28 April 2021

On April 15, Scholars at Risk held the webinar: ‘Free Universities: Putting the Academic Freedom Index Into Action Through the UN Human Rights system’.

This high-level event presented the 2020 Academic Freedom Index (AFi) a robust instrument that can inform research and drive human rights policy debates among government officials, parliamentarians, research funders, university administrators, academics, students, and advocates. The AFi draws on contributions by some 2,000 country experts from around the world and covers 175 countries and territories over the period from 1900 to 2020.

Academic freedom is a universal right and essential to quality education, teaching and research. It is a driver of innovation, enhances the capacity of scholars and students to acquire and generate knowledge, and thereby protects societies’ capacity for self-reflection. While states and universities throughout the world have long committed to respecting academic freedom, it remains poorly understood – and is under attack in many places, including new threats ushered in by the pandemic. Most notable among these are increased opportunities for the surveillance of research, teaching and discourse, as well as sanctions, restrictions, self-censorship, and isolation. While these measures are especially prevalent in repressive countries, online harassment can happen anywhere. In the coming year, states, higher education leaders and institutions, funders, and advocates alike must remain alert to and guard against such threats to academic inquiry and expression.

Interventions were given by Ms. Irene Khan, UN Special Rapporteur on the promotion and protection of freedom of opinion and expression Mr. Mikel Mancisidor, Member of the UN Committee on Economic, Social and Cultural Rights (CESCR) Ms. Janika Spannagel, Research Fellow at the Global Public Policy Institute (GPPi). Due to technical issues, the UN Special Rapporteur on the Right to Education, Dr Koumbou Boly Barry was unable to participate.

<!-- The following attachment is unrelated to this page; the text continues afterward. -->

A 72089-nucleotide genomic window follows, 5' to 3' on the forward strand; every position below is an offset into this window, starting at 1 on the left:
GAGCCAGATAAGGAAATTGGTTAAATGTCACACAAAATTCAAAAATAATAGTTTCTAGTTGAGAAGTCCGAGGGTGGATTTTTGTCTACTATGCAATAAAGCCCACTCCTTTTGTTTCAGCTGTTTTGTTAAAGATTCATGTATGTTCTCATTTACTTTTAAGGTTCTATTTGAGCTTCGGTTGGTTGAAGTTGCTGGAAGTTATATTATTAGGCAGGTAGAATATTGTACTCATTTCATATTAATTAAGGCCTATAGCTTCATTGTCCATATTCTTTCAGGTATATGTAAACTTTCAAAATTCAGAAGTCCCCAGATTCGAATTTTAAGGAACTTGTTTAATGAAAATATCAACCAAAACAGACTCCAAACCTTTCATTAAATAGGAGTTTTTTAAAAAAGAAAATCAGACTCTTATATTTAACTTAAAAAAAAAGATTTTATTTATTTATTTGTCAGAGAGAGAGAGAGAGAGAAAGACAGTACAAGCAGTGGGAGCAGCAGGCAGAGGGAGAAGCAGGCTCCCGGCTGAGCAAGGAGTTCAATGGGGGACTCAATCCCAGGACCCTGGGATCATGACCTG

Two thirds of the world do not enjoy full academic freedom
The event featured fruitful discussions; Mikel Mancisidor indicated that the Index can help the work of the Committee in the dialogue with the State parties. Irene Khan highlighted that academic freedom is a life issue, putting scholars at risk in many countries, and including several rights such as the right to education but also the right to information, freedom of association and freedom to conduct scientific research. Her discussion stressed that it is a pillar of a democratic society and that it must be protected, including in the digital age we are, mentioning that the share of information should be encrypted. She also emphasised that freedom of education is an essential feature when assessing the quality of an academic institution highlighting that there is no quality teaching without academic freedom because free mind and free thinking are essential for the development of knowledge. She added that the environment of scholars has a huge impact on the quality of the knowledge, and pointed out that the enforcement of the law is a main challenge. As knowledge is a threat for power, there are many restrictions to academic freedom such as interference through financing, teacher appointment or travel.

The full webinar can be accessed here.

Right to Education Initiative acted as a co-sponsor to the event, alongside Cara (Council for At-risk Academics, London), Education International, European Students’ Union (ESU), European University Association (EUA), Freedom of Thought and Expression (AFTE), Global Public Policy Institute (GPPi), Norwegian Students’ and Academics’ International Assistance Fund (SAIH), and Open Society Foundations, Education Support Program (OSF).